Peter was truly blessed because his faith in Jesus as Messiah was a gift from the Father, a gift that transformed his life and saved him for all eternity. And if we consider only a few of the answers Scripture gives to this most important question, we see how these answers are powerful enough to address all the other questions people might ask. In keeping with the four-week duration of our summer witnessing campaign, we focused on four biblical answers to the question, “Who is Jesus?” this past month.

During the first week of the campaign we emphasized the answer, “He is the Prince of Peace,” as noted in Isaiah 9:6. Think of it. In a world full of fear and uncertainty, many people are deeply troubled—wondering what disaster their future might hold, be it financial, medical or emotional. Because Jesus is the Prince of Peace, He can be our calm in the midst of all of life’s storms. Whatever our circumstances, if we place our faith and trust in Him we can face our future, secure in the peace He alone can bring to our hearts and minds.

The second week we emphasized the fact that, “He is the pierced One” from Isaiah 53:5. In a world of suffering and pain, few if any lives remain untouched by trauma. It may be physical pain they or a loved one is enduring, or the emotional pain and disappointment of broken relationships. Most people know about pain and suffering—for some, it is almost all they know. The fact that Yeshua willingly endured the deepest of physical, emotional and spiritual pain imaginable for our sakes and for our salvation can make all the difference in the world. He doesn’t promise to deliver us from all suffering in this life, but His own suffering gives meaning to ours and provides us with the strength to endure and overcome our pain.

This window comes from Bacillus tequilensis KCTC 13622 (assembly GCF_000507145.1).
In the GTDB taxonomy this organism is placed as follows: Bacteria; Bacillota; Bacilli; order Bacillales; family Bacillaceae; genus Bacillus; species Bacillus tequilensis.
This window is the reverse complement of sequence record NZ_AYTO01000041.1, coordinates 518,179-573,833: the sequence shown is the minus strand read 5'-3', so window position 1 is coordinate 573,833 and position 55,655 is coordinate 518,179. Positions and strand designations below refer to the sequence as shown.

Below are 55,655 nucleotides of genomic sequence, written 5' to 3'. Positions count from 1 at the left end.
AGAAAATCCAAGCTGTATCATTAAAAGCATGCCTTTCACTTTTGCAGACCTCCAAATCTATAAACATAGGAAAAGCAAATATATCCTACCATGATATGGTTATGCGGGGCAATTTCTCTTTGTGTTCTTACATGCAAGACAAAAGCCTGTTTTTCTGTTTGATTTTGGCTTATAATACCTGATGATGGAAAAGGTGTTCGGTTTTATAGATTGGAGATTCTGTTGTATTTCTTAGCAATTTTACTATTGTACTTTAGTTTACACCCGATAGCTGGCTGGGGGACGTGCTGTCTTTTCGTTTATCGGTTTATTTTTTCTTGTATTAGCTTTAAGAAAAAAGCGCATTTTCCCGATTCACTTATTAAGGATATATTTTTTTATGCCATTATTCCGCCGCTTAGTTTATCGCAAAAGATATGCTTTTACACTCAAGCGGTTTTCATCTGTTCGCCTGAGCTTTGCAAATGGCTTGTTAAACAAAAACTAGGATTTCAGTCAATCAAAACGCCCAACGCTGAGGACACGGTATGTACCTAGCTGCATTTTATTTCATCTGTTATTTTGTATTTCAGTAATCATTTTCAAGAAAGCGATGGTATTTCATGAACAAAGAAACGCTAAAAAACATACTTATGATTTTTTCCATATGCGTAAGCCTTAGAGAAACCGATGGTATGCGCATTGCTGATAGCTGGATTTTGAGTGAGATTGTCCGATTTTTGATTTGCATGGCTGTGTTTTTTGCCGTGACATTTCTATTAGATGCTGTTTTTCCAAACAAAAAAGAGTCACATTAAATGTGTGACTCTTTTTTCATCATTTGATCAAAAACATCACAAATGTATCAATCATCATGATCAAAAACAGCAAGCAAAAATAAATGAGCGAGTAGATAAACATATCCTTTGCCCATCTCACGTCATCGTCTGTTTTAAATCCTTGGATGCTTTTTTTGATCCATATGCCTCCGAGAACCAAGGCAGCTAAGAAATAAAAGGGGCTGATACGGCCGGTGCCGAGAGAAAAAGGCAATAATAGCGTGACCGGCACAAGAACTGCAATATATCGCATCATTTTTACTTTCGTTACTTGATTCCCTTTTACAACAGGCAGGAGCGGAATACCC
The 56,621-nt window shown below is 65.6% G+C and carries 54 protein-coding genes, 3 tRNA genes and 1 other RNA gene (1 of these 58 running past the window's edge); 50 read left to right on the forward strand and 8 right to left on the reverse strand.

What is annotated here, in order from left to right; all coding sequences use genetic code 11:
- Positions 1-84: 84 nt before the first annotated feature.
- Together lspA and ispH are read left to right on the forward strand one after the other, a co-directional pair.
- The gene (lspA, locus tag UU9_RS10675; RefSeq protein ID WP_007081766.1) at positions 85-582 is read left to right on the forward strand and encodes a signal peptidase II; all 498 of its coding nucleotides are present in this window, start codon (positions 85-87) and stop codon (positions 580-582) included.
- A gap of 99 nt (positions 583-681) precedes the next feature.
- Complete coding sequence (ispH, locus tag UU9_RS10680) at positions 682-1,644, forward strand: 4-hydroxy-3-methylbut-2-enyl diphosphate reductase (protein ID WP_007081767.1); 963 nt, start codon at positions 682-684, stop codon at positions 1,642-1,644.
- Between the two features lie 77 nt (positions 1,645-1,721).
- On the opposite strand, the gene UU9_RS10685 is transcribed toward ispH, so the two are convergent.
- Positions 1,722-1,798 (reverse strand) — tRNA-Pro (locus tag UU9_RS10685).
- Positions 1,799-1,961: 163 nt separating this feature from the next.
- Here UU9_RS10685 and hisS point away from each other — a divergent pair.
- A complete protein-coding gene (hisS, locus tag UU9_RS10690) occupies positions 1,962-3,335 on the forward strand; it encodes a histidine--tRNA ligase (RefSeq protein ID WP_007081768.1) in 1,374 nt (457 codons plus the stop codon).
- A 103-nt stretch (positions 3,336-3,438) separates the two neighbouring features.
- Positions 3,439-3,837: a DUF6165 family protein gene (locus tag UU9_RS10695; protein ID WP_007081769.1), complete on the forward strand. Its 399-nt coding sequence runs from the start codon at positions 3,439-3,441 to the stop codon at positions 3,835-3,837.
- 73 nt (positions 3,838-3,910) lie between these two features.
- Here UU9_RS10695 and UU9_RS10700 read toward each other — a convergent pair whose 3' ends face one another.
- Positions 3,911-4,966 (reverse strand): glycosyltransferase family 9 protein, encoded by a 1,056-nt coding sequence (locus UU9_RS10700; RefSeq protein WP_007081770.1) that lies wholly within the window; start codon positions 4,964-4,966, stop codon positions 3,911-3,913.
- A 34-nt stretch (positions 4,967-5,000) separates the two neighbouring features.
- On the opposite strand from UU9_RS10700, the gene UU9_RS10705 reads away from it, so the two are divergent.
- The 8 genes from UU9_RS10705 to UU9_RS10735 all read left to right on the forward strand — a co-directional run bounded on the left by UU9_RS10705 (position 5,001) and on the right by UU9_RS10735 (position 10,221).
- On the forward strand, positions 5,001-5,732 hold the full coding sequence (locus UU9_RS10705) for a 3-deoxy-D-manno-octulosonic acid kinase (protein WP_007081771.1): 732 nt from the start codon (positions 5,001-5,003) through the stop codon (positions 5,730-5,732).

The third week of summer campaign we focused on Jesus, “the risen Messiah” from Psalm 16:10. Death is an ever-present part of life. We see its ravages all around us and when death touches our family or friends—or even as we face it personally—its forceful, destructive power can overwhelm and shipwreck our very souls. But Jesus conquered death!  His resurrection took away its sting. Because He triumphed over the grave, those who put their faith and trust in Him can triumph as well. We do not escape death. We cannot remain untouched by its ravages, but we can know that there is life beyond death and that life beyond can become our hope-filled reality in this life as well.

The fourth and final week of campaign, we emphasized “Jesus, King of Glory” from Psalm 24:10. Think of the profound sense of disappointment many feel in our political situation today, the sense of intractable partisanship and the failure to find effective leadership among our public officials. With presidential politics likely to dominate the coming months, the fact that Jesus is the glorious King should have particular and poignant meaning for people today.

In our democratic form of government, people may not understand or easily relate to kingdoms and thrones—but they sorely realize the need for true, authentic and effective leadership. That is who Jesus is. His platform is just, all His promises will be kept, and in Him our future is certainly glorious.

Who is Jesus? We could have kept going from the fourth week of summer campaign through all 52 weeks of the year and not exhausted the wonders of who He is. Many people in New York City discovered the importance of answering that question for themselves this past month. As you and I are faithful to present that question to people we meet, we can be quite confident that many will find their answers in Him.